Dolin said that he respects Clark and believes that he has "worked hard" as town supervisor. "He’s retiring and I’d like to step in," Dolin said. "I think I would try to be more aggressive in addressing the growth issue and the water issue," he said of how he would differ from Clark, if elected. "I’m looking forward, not backward," he concluded.

LaGrange

LaGrange said this week that he has "made no decision" as to whether he will run for town supervisor.

Some town residents have told him, "We’ve had a lot of lawyers run our town, and it’s time for another businessman to run it," he said.

LaGrange has been a town board member for two years, and spent four years on the planning board before being elected to the town board, he said. "I firmly believe people should spend some time on the town board" before running for supervisor, he said. If he decided to run and were elected, LaGrange said he would have to forfeit his town board seat. If that were the case, he said, he would "certainly look toward" appointing Dolin as his replacement.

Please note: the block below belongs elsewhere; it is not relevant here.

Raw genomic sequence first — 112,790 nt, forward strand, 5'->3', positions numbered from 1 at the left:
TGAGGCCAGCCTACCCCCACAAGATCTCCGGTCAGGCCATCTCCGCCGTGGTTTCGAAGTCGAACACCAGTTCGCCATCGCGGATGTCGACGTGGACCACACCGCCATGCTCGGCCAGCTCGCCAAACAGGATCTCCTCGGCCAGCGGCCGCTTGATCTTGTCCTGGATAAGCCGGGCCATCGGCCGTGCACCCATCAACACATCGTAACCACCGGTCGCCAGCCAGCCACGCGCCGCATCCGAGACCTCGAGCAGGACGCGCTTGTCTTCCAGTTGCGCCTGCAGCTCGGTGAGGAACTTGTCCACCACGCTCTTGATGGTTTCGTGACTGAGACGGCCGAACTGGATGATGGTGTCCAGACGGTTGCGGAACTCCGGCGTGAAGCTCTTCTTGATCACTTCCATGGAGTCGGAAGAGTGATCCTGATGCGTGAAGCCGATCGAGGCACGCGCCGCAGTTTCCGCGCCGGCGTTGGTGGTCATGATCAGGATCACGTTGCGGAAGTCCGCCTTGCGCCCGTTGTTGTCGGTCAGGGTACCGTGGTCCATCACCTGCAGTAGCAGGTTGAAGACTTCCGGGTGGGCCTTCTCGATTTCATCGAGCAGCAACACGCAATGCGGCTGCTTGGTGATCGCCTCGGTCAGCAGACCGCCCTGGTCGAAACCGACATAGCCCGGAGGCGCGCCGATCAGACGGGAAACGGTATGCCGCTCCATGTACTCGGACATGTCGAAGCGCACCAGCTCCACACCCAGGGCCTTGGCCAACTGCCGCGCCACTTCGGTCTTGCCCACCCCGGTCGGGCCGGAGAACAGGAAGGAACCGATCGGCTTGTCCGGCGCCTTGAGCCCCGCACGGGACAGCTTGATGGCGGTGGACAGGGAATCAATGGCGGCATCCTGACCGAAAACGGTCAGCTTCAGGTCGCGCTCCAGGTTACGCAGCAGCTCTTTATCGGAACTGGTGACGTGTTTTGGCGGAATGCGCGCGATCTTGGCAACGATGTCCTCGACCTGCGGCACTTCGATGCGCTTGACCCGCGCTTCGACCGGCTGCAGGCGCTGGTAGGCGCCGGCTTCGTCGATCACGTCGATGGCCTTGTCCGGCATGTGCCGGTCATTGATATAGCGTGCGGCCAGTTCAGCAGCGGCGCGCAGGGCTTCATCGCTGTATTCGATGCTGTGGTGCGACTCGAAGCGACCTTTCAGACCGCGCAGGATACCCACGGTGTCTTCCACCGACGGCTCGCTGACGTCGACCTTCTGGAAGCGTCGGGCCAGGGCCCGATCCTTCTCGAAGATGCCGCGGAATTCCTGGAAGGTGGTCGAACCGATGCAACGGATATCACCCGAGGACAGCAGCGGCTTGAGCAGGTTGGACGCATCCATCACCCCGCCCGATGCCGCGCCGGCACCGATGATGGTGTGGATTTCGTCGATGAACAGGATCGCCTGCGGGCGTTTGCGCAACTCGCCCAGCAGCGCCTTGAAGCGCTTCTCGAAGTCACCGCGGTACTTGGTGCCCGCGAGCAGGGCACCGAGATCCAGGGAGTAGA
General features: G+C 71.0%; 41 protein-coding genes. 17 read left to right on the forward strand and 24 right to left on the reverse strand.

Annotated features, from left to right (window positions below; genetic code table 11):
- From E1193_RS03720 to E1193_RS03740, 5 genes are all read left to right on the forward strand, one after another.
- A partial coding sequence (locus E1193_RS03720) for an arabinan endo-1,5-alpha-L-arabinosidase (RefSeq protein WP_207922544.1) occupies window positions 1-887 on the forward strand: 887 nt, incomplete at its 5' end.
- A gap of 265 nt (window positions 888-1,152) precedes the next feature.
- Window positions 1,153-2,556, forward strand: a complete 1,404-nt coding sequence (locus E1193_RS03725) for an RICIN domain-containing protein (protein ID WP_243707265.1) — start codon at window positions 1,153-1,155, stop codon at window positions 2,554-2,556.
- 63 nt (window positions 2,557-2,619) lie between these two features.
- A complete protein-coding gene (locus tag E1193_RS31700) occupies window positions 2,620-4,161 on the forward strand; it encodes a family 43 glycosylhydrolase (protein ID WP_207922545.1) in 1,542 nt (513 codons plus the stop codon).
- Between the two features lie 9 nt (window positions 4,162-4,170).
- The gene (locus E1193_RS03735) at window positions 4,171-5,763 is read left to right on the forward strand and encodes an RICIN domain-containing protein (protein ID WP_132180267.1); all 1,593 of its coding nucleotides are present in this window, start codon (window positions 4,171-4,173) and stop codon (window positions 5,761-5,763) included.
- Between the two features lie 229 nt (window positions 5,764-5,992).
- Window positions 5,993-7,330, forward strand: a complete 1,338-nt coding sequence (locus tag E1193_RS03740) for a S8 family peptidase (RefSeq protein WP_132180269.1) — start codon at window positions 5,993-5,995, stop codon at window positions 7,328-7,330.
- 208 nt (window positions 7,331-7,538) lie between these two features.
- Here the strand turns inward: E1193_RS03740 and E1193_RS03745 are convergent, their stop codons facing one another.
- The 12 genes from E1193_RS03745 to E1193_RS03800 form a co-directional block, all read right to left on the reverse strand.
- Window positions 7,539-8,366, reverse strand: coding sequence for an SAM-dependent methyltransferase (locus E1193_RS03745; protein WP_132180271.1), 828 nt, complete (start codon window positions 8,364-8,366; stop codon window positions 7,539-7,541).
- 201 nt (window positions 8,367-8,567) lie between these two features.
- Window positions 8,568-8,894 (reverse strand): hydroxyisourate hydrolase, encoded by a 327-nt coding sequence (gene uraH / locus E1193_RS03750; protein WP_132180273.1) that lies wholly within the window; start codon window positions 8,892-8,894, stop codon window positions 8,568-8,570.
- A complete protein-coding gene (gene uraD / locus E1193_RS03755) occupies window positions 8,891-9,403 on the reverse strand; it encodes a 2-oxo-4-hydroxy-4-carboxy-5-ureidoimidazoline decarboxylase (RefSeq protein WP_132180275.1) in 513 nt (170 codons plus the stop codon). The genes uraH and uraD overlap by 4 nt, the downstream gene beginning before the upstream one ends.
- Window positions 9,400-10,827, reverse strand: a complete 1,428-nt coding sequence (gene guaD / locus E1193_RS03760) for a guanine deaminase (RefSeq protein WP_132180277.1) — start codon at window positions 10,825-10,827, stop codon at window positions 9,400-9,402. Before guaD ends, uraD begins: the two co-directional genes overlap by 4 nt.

LaGrange, a Republican, and Clark – who ran on the Republican ticket for all three supervisor elections – are outnumbered by three Democrats on the five-member New Scotland town board. LaGrange said that he takes a "let’s work at it together" attitude on the town board.

"I think having two viable parties in the town is really great," Mackey told The Enterprise. "Both parties have a history of running good candidates," he said.

The town’s Republican Party is currently without a chair. Lance Luther, the former chair, did not want to comment on the upcoming election, and said that the party is in the process of selecting a new chair.

"I’ve spent a lot of time in Ed Clark’s office" having intelligent discussions about what’s going on in the town," LaGrange said. He is the liaison for the town board to the zoning and planning boards, and chaired a preliminary committee that the town board established to make suggestions regarding the town’s comprehensive land-use plan. He was also a member of the town’s Residents’ Planning Advisory Committee.